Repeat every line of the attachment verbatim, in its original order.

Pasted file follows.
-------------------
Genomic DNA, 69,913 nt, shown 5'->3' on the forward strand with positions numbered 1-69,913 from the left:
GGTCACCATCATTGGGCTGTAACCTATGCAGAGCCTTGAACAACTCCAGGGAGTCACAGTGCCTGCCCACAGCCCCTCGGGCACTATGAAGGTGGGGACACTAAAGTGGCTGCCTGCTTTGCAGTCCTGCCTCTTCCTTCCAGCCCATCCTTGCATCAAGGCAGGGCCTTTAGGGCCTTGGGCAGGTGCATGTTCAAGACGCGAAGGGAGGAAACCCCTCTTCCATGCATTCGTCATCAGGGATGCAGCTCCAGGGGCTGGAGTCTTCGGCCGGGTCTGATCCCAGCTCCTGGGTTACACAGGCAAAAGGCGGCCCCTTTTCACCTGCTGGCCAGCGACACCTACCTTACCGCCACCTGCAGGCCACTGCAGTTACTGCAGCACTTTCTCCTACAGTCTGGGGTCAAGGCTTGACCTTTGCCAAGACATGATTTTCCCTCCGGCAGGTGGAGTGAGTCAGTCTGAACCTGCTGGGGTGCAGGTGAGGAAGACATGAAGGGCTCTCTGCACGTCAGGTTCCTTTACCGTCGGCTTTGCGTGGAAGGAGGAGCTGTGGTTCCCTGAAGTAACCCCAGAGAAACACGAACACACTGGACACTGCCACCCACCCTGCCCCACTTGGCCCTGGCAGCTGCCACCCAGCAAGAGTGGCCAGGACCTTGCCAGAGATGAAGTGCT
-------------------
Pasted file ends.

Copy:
Genomic DNA, 69,913 nt, shown 5'->3' on the forward strand with positions numbered 1-69,913 from the left:
GGTCACCATCATTGGGCTGTAACCTATGCAGAGCCTTGAACAACTCCAGGGAGTCACAGTGCCTGCCCACAGCCCCTCGGGCACTATGAAGGTGGGGACACTAAAGTGGCTGCCTGCTTTGCAGTCCTGCCTCTTCCTTCCAGCCCATCCTTGCATCAAGGCAGGGCCTTTAGGGCCTTGGGCAGGTGCATGTTCAAGACGCGAAGGGAGGAAACCCCTCTTCCATGCATTCGTCATCAGGGATGCAGCTCCAGGGGCTGGAGTCTTCGGCCGGGTCTGATCCCAGCTCCTGGGTTACACAGGCAAAAGGCGGCCCCTTTTCACCTGCTGGCCAGCGACACCTACCTTACCGCCACCTGCAGGCCACTGCAGTTACTGCAGCACTTTCTCCTACAGTCTGGGGTCAAGGCTTGACCTTTGCCAAGACATGATTTTCCCTCCGGCAGGTGGAGTGAGTCAGTCTGAACCTGCTGGGGTGCAGGTGAGGAAGACATGAAGGGCTCTCTGCACGTCAGGTTCCTTTACCGTCGGCTTTGCGTGGAAGGAGGAGCTGTGGTTCCCTGAAGTAACCCCAGAGAAACACGAACACACTGGACACTGCCACCCACCCTGCCCCACTTGGCCCTGGCAGCTGCCACCCAGCAAGAGTGGCCAGGACCTTGCCAGAGATGAAGTGCT